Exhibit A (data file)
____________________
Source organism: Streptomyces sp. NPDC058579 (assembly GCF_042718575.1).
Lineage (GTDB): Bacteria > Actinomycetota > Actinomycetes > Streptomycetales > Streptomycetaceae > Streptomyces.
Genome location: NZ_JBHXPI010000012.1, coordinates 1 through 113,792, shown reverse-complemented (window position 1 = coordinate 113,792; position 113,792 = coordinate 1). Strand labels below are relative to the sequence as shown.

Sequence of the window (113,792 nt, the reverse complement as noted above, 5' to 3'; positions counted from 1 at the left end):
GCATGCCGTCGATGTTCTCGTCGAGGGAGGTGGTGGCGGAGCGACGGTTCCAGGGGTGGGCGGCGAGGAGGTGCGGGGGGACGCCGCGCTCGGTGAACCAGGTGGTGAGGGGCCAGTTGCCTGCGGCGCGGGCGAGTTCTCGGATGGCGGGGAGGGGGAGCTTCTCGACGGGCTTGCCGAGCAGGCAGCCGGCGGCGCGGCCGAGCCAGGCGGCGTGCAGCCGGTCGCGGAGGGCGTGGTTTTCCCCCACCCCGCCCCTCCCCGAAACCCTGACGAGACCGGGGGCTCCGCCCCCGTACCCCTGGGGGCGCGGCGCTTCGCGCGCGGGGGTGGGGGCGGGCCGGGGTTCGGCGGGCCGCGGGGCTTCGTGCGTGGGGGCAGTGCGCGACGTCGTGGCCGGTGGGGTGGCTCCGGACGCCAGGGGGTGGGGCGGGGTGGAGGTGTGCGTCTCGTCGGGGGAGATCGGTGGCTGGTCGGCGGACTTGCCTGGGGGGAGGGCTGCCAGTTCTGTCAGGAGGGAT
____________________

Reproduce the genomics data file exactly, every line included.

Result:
Source organism: Streptomyces sp. NPDC058579 (assembly GCF_042718575.1).
Lineage (GTDB): Bacteria > Actinomycetota > Actinomycetes > Streptomycetales > Streptomycetaceae > Streptomyces.
Genome location: NZ_JBHXPI010000012.1, coordinates 1 through 113,792, shown reverse-complemented (window position 1 = coordinate 113,792; position 113,792 = coordinate 1). Strand labels below are relative to the sequence as shown.

Sequence of the window (113,792 nt, the reverse complement as noted above, 5' to 3'; positions counted from 1 at the left end):
GCATGCCGTCGATGTTCTCGTCGAGGGAGGTGGTGGCGGAGCGACGGTTCCAGGGGTGGGCGGCGAGGAGGTGCGGGGGGACGCCGCGCTCGGTGAACCAGGTGGTGAGGGGCCAGTTGCCTGCGGCGCGGGCGAGTTCTCGGATGGCGGGGAGGGGGAGCTTCTCGACGGGCTTGCCGAGCAGGCAGCCGGCGGCGCGGCCGAGCCAGGCGGCGTGCAGCCGGTCGCGGAGGGCGTGGTTTTCCCCCACCCCGCCCCTCCCCGAAACCCTGACGAGACCGGGGGCTCCGCCCCCGTACCCCTGGGGGCGCGGCGCTTCGCGCGCGGGGGTGGGGGCGGGCCGGGGTTCGGCGGGCCGCGGGGCTTCGTGCGTGGGGGCAGTGCGCGACGTCGTGGCCGGTGGGGTGGCTCCGGACGCCAGGGGGTGGGGCGGGGTGGAGGTGTGCGTCTCGTCGGGGGAGATCGGTGGCTGGTCGGCGGACTTGCCTGGGGGGAGGGCTGCCAGTTCTGTCAGGAGGGAT